Vendor and co-owner bids are allowed at the auction as long as the arrangements for making these bids are:

  • set out in the rules displayed before the auction starts
  • announced by the auctioneer at the start of the auction.

Vendor bid

A vendor bid is made on behalf of the seller if the seller is not satisfied with the amount of the last bid. A vendor bid:

  • can only be made by the auctioneer
  • must be announced by the auctioneer when the bid is made.

Co-owner bid

When a property is jointly owned, one or more of the owners who genuinely want to buy the property may bid from the crowd.

Co-owners may bid themselves or through a representative in the crowd, but cannot bid through the auctioneer.

Dummy bidding

Dummy bidding is illegal and attracts significant penalties.

A dummy bid is either a false bid made up by the auctioneer or a bid accepted by the auctioneer from a non-genuine bidder in the crowd, usually to influence the sale price.

An auctioneer must not:

  • accept a bid if they know the bid was made by, or on behalf of the seller, unless the bid was in accordance with the law and the auction's rules on vendor bids
  • falsely acknowledge a bid, where no bid was made.

It is an offence for any person to arrange for another person to make a bid at an auction that is against the law.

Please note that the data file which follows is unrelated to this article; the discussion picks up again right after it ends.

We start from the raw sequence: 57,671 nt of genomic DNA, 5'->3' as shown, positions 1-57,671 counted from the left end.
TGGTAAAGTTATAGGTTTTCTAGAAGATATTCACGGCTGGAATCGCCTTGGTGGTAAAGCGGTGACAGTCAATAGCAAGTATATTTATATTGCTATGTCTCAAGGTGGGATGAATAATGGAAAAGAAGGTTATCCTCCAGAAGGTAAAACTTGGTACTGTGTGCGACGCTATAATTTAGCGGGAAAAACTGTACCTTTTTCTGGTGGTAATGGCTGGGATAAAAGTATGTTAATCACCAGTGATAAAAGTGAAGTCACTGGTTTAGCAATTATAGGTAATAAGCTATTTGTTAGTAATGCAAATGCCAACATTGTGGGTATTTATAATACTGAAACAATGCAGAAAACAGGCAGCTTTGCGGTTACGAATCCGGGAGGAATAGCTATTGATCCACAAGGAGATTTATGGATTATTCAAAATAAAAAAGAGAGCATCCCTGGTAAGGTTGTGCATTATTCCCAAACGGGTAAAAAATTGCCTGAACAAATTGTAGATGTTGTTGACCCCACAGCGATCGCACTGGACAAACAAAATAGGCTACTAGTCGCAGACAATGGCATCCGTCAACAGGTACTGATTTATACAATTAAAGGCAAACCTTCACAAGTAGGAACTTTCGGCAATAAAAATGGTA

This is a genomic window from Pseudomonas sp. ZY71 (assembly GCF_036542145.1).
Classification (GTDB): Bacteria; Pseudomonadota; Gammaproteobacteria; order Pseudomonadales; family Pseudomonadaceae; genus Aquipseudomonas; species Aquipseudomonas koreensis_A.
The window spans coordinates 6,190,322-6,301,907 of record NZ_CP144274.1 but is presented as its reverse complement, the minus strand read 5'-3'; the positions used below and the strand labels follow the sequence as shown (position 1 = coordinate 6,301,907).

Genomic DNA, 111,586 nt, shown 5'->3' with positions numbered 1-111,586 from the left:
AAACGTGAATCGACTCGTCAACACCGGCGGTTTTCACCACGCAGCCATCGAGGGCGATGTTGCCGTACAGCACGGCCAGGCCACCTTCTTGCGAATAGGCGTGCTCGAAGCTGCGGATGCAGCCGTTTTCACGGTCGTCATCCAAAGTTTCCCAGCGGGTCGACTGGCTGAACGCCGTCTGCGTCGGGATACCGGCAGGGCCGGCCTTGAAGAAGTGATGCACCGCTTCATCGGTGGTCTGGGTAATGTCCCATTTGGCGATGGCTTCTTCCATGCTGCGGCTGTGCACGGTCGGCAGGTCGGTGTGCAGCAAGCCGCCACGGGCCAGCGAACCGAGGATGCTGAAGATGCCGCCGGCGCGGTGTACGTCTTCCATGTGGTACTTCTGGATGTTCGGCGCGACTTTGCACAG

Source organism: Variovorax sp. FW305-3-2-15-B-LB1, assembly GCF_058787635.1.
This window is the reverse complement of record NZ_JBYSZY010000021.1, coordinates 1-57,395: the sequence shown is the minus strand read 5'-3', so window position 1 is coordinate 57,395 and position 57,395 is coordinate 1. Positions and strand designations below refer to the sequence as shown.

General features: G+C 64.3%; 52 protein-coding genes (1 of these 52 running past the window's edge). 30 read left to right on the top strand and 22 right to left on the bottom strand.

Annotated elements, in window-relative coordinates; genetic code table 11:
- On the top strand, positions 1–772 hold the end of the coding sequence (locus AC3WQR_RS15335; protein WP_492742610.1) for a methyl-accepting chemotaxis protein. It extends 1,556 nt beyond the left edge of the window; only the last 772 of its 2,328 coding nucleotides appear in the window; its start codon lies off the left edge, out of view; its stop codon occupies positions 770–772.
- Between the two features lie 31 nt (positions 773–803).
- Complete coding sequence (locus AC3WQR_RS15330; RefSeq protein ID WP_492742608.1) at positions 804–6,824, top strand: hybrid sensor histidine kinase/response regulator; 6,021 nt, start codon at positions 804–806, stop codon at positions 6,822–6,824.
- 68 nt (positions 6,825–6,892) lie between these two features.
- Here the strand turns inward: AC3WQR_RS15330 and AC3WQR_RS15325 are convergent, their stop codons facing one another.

Auction language: 'on the market' and 'passed in'

On the market

The auctioneer may stop the auction and say they are 'going inside' or 'seeking advice or instructions' from the seller. They use this time to discuss the progress of the bidding with the seller.

If the bidding has reached or is close to the reserve price (the lowest price at which the seller will sell), the auctioneer will ask the seller if they will sell at the highest bid.

If so, the auctioneer will say the property is 'on the market'. Bidding will continue and the property will be offered to the highest bidder, at the seller's discretion.

Passed in

If bids do not meet the seller's reserve, the property may be 'passed in' or 'withdrawn from auction'. The highest bidder then gets first right to negotiate a price with the seller. If the highest bidder and seller cannot agree on a price, the estate agent may approach another bidder to negotiate a sale price. If the seller cannot agree on a price with any buyer and they decide to leave the property on the market, they may offer it for private sale. If the agent advertises the property after the auction at the ‘passed in’ amount, they must disclose if it was a vendor bid.